Definition of Cause
A cause of a disease event is an event, condition or characteristic that preceded a disease without which the disease event either would not have occurred at all or would not have occurred until some later time. On a population basis, we expect that an increase in the level of a causal factor in inhabitants will be accompanied by an increase in the incidence of disease in that population, caeteris parabus (all other things being equal). We also expect that if the causal factor can be eliminated or diminished, the frequency of disease or its severity will decline.
Component cause model (causal pies)
Most diseases are caused by the cumulative effect of multiple causal components acting ("interacting") together. Thus, a causal interaction occurs when two or more causal factors act together to bring about an effect. Causal interactons apply to both infectious and noninfectious diseases and explains, for example, why two people exposed to the same cold virus will not necessarily experience the same outcome: one person may develop a cold while the other person may experience no ill effects.
Rothman's causal pies helps to clarify the contribution of causal components in disease etiology. Figure 2.6 displays two causal mechanisms for a disease. Wedges of each pie represent components of each causal mechanism, corresponding to risk factors we hope to identify. Each pie represents a sufficient causal mechanism, defined as a set of factors that in combination makes disease occurrence inevitable. Each casual componet (wedge) plays an essential role in a given causal mechanism (pie); a specific disease may result from a number of different causal combination mechanisms.
A causal factor is said to be necessary when it is a component cause member of every sufficient mechanism. In other words, the component cause is necessary if the disease cannot occur in its absence. In Figure 2.6, Component A is a necessary cause, since it is evident in all possible mechanisms – the disease cannot occur in its absence. Causal components that do not occur in every sufficient mechanism yet are still essential in some cases are said to be contributing component causes. In Figure 2.6, B, C, and D are nonnecessary contributing causal components. Component causes that complete a given causal mechanism (pie) are said to be causal complements. In Figure 2.6, for example, the causal complements of factor A in Mechanism 1 is (B + C). In mechanism 2, the causal complement of factor A is D. Factors that work together to form sufficient causal mechanism are said to interact causally.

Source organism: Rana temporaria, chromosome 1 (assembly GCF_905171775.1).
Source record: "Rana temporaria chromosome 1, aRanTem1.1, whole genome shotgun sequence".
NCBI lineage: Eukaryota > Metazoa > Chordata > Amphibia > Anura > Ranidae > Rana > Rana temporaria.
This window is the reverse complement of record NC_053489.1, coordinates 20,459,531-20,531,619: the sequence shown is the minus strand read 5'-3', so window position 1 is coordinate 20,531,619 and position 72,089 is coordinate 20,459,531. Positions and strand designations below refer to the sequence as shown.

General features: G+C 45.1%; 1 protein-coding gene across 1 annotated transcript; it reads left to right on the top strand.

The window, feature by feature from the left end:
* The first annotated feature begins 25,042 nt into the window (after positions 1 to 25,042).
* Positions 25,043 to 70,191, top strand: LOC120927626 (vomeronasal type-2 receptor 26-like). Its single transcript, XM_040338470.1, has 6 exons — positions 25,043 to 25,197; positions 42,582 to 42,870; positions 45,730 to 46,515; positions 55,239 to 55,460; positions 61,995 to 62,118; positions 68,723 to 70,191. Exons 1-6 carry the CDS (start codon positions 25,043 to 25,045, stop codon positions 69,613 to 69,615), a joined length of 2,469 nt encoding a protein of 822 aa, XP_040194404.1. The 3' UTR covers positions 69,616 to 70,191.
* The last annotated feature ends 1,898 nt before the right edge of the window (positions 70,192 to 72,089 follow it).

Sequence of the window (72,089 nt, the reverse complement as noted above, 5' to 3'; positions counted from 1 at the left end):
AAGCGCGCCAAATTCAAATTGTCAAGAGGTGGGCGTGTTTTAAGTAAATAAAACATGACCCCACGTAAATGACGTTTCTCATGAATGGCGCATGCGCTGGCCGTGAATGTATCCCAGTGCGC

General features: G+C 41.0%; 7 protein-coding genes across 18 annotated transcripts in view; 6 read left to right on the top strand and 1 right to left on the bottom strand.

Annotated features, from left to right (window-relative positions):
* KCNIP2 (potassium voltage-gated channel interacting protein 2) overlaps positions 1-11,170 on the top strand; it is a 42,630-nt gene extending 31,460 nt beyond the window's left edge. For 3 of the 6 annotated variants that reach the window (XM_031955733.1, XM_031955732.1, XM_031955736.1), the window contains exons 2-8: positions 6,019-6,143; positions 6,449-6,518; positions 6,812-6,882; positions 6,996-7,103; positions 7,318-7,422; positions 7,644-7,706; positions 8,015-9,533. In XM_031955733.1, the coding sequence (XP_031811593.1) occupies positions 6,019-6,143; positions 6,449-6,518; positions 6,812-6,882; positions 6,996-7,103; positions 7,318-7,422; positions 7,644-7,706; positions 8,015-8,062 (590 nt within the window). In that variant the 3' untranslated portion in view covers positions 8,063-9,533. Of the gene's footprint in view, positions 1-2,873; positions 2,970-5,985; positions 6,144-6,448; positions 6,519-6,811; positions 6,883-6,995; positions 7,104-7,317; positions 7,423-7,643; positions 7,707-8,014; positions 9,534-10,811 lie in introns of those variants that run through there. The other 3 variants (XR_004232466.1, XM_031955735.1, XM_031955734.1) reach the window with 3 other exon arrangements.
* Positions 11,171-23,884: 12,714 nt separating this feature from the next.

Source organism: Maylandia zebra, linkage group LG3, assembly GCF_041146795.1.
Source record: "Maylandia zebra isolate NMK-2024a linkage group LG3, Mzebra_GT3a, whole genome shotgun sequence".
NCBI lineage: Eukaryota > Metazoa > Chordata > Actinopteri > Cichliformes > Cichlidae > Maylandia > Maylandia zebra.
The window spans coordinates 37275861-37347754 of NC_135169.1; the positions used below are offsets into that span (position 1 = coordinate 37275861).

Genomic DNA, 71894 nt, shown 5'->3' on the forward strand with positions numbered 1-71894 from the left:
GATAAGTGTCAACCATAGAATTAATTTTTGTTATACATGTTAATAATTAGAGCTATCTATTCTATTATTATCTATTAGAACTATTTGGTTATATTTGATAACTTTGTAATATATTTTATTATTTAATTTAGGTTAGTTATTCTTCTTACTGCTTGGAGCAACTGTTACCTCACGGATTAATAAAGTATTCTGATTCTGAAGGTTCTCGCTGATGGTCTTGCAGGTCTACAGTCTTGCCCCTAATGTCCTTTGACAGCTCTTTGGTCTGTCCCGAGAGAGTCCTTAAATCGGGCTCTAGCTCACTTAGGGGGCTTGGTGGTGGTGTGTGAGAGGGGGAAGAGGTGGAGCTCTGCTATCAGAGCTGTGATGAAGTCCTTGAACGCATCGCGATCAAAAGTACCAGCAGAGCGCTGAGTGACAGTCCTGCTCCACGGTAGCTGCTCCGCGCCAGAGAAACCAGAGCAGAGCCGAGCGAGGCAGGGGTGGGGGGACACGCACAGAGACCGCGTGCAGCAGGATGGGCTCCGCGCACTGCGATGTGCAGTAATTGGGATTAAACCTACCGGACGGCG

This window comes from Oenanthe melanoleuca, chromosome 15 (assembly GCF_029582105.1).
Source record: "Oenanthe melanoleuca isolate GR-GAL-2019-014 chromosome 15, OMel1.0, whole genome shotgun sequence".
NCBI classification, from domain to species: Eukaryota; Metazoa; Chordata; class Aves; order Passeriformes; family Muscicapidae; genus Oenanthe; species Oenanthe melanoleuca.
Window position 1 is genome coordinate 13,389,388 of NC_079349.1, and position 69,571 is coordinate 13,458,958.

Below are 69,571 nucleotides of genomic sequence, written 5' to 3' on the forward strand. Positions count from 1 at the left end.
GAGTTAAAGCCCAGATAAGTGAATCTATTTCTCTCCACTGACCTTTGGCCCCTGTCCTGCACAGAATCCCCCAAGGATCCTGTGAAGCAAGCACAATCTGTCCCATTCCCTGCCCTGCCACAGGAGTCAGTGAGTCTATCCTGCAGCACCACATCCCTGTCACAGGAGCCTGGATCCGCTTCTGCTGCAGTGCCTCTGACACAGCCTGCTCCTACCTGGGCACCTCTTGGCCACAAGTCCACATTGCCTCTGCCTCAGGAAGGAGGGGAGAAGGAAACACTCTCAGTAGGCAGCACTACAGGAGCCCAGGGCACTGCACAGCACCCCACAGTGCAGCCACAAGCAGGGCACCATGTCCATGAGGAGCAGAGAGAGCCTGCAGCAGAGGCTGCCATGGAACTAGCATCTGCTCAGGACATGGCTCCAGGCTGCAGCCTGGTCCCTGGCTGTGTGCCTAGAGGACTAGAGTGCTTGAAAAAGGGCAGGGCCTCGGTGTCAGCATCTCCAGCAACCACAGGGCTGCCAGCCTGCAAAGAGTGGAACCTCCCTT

Causal interactions have direct health relevance. For example, when a person develops an infectious disease, the causal agent must interact with the causal complement known as "susceptibility" to cause the disease. When considering hip fractures in elderly patients, the necessary element of trauma interacts with the causal complement of osteoporosis to cause the hip fracture. In similar veins, smoking interacts with genetic susceptibility and other environmental factors in causing lung cancer, and dietary excess interact with lack of exercise, genetic susceptibility, atherosclerosis and various clotting factors to cause heart attacks. Causal factors rarely act alone.